House Republicans prosecuting trial lack broad diversity

13 Judiciary members are white, male lawyers with conservative records

January 10, 1999|By David Folkenflik | David Folkenflik,SUN NATIONAL STAFF

WASHINGTON -- As the trial of President Clinton gets under way in the Senate this week, 13 House Republicans who played a prominent role in his impeachment will formally become prosecutors, pressing the Senate to convict him on charges of perjury and obstruction of justice.

The 13 "trial managers," all House Judiciary Committee members, are an intense group who have repeatedly criticized the president's agenda.

In office, they have largely stressed a conservative social agenda, promoted a hard line on law enforcement issues and advocated significant cuts in government spending.

And, in recent weeks, they have replaced independent counsel Kenneth W. Starr as the chief public face in the case against the president.

"Everybody knows where these guys come from," said Sen. Joseph R. Biden Jr., a Delaware Democrat who has criticized the Judiciary Committee's handling of the impeachment process. "They do not represent the majority of the public. They do not represent the House. But they do represent the case."

House prosecutor George W. Gekas, a veteran 69-year-old lawmaker from Pennsylvania who has championed the death penalty for much of his career, told reporters that the team was selected for its "intellectual diversity." But there are many attributes that unify the members of this team.

Led by Judiciary Committee Chairman Henry J. Hyde, a 74-year-old Illinois lawmaker, the House Republicans are all white, male Christian lawyers. Seven were prosecutors before entering Congress. Although the team includes a few senior congressmen, they are a relatively junior lot: Seven were first elected in 1994 or 1996.

But they are sharp, colleagues on both sides of the aisle say, and they are committed to the fight against Clinton.

Each has received his assignment for the trial, but committee aides cautioned that those responsibilities could shift as the trial unfolds.

The opening statement will be offered by Wisconsin Rep. F. James Sensenbrenner Jr., the second most senior Republican on the committee. The 11th-term congressman, a 55-year-old career politician who has homed in on ethical wrongdoing by Democratic lawmakers, occasionally took the gavel when Hyde left the room during the fall impeachment hearings.

Under the guidelines approved by the Senate on Friday, the House Republicans will have 24 hours to make their case -- possibly three eight-hour days. They would need approval from the full Senate for more time.

The Senate has delayed a decision on whether they will be allowed to depose witnesses or question them at Clinton's trial. The House prosecutors say they can't make a compelling case without calling witnesses to repeat testimony that would otherwise be submitted in written form.

If the managers are allowed to call witnesses, they will be questioned by Reps. Ed Bryant of Tennessee, Asa Hutchinson of Arkansas and James E. Rogan of California. All three are among the most junior members of the Judiciary Committee.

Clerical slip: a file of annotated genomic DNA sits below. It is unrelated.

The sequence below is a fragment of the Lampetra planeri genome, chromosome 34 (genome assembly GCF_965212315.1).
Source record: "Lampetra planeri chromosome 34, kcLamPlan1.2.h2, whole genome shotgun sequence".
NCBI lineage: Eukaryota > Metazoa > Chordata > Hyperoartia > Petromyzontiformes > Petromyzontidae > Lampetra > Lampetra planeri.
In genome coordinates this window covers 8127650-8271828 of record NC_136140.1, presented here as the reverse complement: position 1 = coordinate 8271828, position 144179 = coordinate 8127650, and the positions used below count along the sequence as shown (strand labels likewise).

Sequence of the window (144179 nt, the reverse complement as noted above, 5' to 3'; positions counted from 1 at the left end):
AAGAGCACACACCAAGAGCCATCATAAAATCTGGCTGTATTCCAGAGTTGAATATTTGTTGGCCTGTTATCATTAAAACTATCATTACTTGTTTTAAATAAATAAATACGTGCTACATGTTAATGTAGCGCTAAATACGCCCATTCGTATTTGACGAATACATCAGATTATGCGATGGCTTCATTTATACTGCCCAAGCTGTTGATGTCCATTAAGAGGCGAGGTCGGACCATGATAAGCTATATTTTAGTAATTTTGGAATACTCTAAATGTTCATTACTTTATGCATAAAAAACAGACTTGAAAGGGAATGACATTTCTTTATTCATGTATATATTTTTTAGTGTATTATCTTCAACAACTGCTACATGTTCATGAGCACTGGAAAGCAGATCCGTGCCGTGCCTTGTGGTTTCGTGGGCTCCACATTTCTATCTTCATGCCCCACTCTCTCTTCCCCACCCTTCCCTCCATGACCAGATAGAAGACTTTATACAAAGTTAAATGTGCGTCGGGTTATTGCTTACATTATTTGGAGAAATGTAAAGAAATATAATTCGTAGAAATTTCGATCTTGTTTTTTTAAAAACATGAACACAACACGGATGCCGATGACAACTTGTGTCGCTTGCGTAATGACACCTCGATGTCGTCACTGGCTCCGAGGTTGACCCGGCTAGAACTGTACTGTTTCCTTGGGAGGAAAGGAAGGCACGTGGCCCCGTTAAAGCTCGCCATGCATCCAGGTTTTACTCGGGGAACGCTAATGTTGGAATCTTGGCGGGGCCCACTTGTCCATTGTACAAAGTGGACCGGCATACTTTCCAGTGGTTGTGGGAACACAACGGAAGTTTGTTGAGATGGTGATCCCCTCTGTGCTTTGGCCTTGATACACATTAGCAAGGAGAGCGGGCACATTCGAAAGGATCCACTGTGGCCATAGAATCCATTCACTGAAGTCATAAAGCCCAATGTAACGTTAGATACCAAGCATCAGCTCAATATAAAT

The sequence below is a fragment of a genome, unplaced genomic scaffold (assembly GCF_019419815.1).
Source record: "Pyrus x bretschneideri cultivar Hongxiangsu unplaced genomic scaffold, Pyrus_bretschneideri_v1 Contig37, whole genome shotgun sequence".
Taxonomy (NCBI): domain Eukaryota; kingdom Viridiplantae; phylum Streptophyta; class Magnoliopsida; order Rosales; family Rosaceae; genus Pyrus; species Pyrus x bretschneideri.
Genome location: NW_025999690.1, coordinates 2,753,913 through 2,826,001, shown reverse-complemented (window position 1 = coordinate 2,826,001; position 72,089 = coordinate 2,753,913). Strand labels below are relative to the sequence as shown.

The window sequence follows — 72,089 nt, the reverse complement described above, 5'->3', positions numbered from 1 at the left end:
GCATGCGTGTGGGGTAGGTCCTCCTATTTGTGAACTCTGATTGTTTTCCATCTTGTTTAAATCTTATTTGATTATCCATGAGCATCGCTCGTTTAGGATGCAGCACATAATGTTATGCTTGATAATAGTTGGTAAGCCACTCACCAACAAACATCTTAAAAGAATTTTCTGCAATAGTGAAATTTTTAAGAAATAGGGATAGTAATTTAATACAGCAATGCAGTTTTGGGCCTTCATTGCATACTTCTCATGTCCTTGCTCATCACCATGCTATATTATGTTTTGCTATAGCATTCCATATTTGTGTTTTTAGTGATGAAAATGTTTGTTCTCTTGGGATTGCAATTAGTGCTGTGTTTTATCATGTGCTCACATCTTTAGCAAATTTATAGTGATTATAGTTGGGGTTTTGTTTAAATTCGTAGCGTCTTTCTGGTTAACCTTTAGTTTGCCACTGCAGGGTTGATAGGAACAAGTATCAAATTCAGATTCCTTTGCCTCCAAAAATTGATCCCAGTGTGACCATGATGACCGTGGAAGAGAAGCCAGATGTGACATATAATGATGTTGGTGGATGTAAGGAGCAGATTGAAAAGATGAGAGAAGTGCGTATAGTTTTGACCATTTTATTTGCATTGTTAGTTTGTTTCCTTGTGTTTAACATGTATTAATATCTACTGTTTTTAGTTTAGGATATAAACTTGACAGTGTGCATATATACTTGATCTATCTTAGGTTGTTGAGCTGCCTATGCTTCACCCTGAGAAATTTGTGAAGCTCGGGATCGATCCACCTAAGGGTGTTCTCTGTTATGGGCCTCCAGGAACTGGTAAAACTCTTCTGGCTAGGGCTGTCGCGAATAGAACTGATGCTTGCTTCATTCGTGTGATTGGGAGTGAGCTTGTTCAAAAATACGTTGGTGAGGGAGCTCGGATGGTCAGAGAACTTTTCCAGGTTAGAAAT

"A live witness is more impressive to a juror than a piece of paper," declared Bryant, 50, who said the team hoped to call 15 to 20 witnesses.

The former U.S. attorney was propelled to prominence in 1992 when he resigned to protest a Justice Department decision that overruled him on the handling of the prosecution of former Democratic Rep. Harold Ford on bank, mail and tax fraud charges.

Hutchinson is a 48-year-old former U.S. attorney who has prosecuted Clinton's half-brother, Roger, on drug-related charges, and a neo-Nazi group in Arkansas. Before filing charges against Roger Clinton, Hutchinson informed then-Gov. Bill Clinton of his plans.

Rogan, 41, is a former assistant district attorney of Los Angeles County who became California's youngest sitting judge at the age of 33.

Even though he represents a swing district that strongly supported Clinton in 1996, Rogan forcefully argued on the House floor for impeaching Clinton.

The Republicans who will concentrate on preparing prosecution witnesses, if there are any, include Rep. Bob Barr of Georgia; Chris Cannon of Utah; Steve Chabot of Ohio; Gekas; and Bill McCollum of Florida.

Barr, a conservative former U.S. attorney, began calling for Clinton's ouster long before Monica Lewinsky's name became public. Barr gained brief notoriety last fall when Harvard law Professor Alan Dershowitz, with whom he jousted during impeachment hearings, revealed that the three-term lawmaker had given a speech before a white-supremacist group.

Reps. Steve Buyer of Indiana, Charles T. Canady of Florida, and Lindsey Graham of South Carolina are studying how to handle procedural motions in the arcane thicket of rules that are to guide the Senate trial. Sensenbrenner and Barr will review how to deal with any objections to evidence. And Hyde, along with Rogan, plans to present the closing arguments.

Managers of the House's case against the president

Henry J. Hyde

His reputation for even-handedness was sorely tested during the impeachment hearings, and his personal life came under press scrutiny.

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